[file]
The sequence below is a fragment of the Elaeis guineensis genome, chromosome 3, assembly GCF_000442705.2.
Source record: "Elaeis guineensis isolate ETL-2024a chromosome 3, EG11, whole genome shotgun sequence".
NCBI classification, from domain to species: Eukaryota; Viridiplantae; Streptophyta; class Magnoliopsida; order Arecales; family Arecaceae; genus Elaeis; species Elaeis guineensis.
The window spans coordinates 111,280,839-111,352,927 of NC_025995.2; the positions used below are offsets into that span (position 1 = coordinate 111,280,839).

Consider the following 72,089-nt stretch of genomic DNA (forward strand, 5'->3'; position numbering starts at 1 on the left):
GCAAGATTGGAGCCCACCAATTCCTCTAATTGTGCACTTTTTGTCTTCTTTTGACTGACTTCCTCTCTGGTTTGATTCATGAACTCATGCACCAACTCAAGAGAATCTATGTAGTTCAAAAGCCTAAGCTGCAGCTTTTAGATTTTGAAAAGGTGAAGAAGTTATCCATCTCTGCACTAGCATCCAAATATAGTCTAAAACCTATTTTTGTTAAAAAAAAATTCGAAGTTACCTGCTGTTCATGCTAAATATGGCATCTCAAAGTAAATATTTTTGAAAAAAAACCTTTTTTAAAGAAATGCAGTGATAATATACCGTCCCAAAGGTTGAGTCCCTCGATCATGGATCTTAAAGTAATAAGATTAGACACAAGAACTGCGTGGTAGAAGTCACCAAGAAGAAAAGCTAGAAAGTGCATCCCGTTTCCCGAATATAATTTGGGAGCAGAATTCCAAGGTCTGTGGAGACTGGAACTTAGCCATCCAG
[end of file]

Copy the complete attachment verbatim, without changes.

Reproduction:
The sequence below is a fragment of the Elaeis guineensis genome, chromosome 3, assembly GCF_000442705.2.
Source record: "Elaeis guineensis isolate ETL-2024a chromosome 3, EG11, whole genome shotgun sequence".
NCBI classification, from domain to species: Eukaryota; Viridiplantae; Streptophyta; class Magnoliopsida; order Arecales; family Arecaceae; genus Elaeis; species Elaeis guineensis.
The window spans coordinates 111,280,839-111,352,927 of NC_025995.2; the positions used below are offsets into that span (position 1 = coordinate 111,280,839).

Consider the following 72,089-nt stretch of genomic DNA (forward strand, 5'->3'; position numbering starts at 1 on the left):
GCAAGATTGGAGCCCACCAATTCCTCTAATTGTGCACTTTTTGTCTTCTTTTGACTGACTTCCTCTCTGGTTTGATTCATGAACTCATGCACCAACTCAAGAGAATCTATGTAGTTCAAAAGCCTAAGCTGCAGCTTTTAGATTTTGAAAAGGTGAAGAAGTTATCCATCTCTGCACTAGCATCCAAATATAGTCTAAAACCTATTTTTGTTAAAAAAAAATTCGAAGTTACCTGCTGTTCATGCTAAATATGGCATCTCAAAGTAAATATTTTTGAAAAAAAACCTTTTTTAAAGAAATGCAGTGATAATATACCGTCCCAAAGGTTGAGTCCCTCGATCATGGATCTTAAAGTAATAAGATTAGACACAAGAACTGCGTGGTAGAAGTCACCAAGAAGAAAAGCTAGAAAGTGCATCCCGTTTCCCGAATATAATTTGGGAGCAGAATTCCAAGGTCTGTGGAGACTGGAACTTAGCCATCCAG